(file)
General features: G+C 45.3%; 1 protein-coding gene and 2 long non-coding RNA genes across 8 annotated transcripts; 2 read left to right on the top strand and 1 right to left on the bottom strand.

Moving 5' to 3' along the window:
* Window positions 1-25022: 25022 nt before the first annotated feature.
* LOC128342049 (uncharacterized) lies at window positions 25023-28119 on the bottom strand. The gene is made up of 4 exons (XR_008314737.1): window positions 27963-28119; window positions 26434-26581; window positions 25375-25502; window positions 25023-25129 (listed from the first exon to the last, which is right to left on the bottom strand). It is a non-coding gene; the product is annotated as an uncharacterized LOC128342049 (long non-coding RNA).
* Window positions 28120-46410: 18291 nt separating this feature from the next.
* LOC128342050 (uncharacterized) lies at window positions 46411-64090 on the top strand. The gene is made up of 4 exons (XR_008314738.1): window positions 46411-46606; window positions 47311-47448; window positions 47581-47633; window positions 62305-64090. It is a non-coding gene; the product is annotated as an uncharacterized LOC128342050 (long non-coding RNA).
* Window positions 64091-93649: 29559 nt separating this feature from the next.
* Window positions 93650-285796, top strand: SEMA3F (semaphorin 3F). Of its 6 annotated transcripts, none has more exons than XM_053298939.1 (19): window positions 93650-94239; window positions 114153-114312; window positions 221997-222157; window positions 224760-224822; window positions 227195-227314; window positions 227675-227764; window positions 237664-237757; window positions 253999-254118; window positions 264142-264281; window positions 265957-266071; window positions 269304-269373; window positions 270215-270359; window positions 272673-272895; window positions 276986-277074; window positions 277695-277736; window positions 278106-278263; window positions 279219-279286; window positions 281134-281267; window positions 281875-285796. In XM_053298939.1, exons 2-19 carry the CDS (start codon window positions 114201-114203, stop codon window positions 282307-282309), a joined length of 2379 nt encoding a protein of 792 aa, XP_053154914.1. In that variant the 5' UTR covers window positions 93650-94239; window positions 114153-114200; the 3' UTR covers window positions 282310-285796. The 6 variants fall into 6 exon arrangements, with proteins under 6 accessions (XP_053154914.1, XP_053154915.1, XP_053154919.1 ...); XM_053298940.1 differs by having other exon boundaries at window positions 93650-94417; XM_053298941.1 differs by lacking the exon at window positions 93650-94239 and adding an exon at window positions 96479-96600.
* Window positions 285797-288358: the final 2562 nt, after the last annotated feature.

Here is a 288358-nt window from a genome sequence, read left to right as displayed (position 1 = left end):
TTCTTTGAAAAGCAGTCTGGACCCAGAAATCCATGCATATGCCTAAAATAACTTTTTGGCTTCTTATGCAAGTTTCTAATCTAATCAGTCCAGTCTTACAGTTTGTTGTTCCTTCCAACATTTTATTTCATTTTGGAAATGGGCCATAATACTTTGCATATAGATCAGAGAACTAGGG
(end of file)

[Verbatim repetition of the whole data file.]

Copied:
General features: G+C 45.3%; 1 protein-coding gene and 2 long non-coding RNA genes across 8 annotated transcripts; 2 read left to right on the top strand and 1 right to left on the bottom strand.

Moving 5' to 3' along the window:
* Window positions 1-25022: 25022 nt before the first annotated feature.
* LOC128342049 (uncharacterized) lies at window positions 25023-28119 on the bottom strand. The gene is made up of 4 exons (XR_008314737.1): window positions 27963-28119; window positions 26434-26581; window positions 25375-25502; window positions 25023-25129 (listed from the first exon to the last, which is right to left on the bottom strand). It is a non-coding gene; the product is annotated as an uncharacterized LOC128342049 (long non-coding RNA).
* Window positions 28120-46410: 18291 nt separating this feature from the next.
* LOC128342050 (uncharacterized) lies at window positions 46411-64090 on the top strand. The gene is made up of 4 exons (XR_008314738.1): window positions 46411-46606; window positions 47311-47448; window positions 47581-47633; window positions 62305-64090. It is a non-coding gene; the product is annotated as an uncharacterized LOC128342050 (long non-coding RNA).
* Window positions 64091-93649: 29559 nt separating this feature from the next.
* Window positions 93650-285796, top strand: SEMA3F (semaphorin 3F). Of its 6 annotated transcripts, none has more exons than XM_053298939.1 (19): window positions 93650-94239; window positions 114153-114312; window positions 221997-222157; window positions 224760-224822; window positions 227195-227314; window positions 227675-227764; window positions 237664-237757; window positions 253999-254118; window positions 264142-264281; window positions 265957-266071; window positions 269304-269373; window positions 270215-270359; window positions 272673-272895; window positions 276986-277074; window positions 277695-277736; window positions 278106-278263; window positions 279219-279286; window positions 281134-281267; window positions 281875-285796. In XM_053298939.1, exons 2-19 carry the CDS (start codon window positions 114201-114203, stop codon window positions 282307-282309), a joined length of 2379 nt encoding a protein of 792 aa, XP_053154914.1. In that variant the 5' UTR covers window positions 93650-94239; window positions 114153-114200; the 3' UTR covers window positions 282310-285796. The 6 variants fall into 6 exon arrangements, with proteins under 6 accessions (XP_053154914.1, XP_053154915.1, XP_053154919.1 ...); XM_053298940.1 differs by having other exon boundaries at window positions 93650-94417; XM_053298941.1 differs by lacking the exon at window positions 93650-94239 and adding an exon at window positions 96479-96600.
* Window positions 285797-288358: the final 2562 nt, after the last annotated feature.

Here is a 288358-nt window from a genome sequence, read left to right as displayed (position 1 = left end):
TTCTTTGAAAAGCAGTCTGGACCCAGAAATCCATGCATATGCCTAAAATAACTTTTTGGCTTCTTATGCAAGTTTCTAATCTAATCAGTCCAGTCTTACAGTTTGTTGTTCCTTCCAACATTTTATTTCATTTTGGAAATGGGCCATAATACTTTGCATATAGATCAGAGAACTAGGG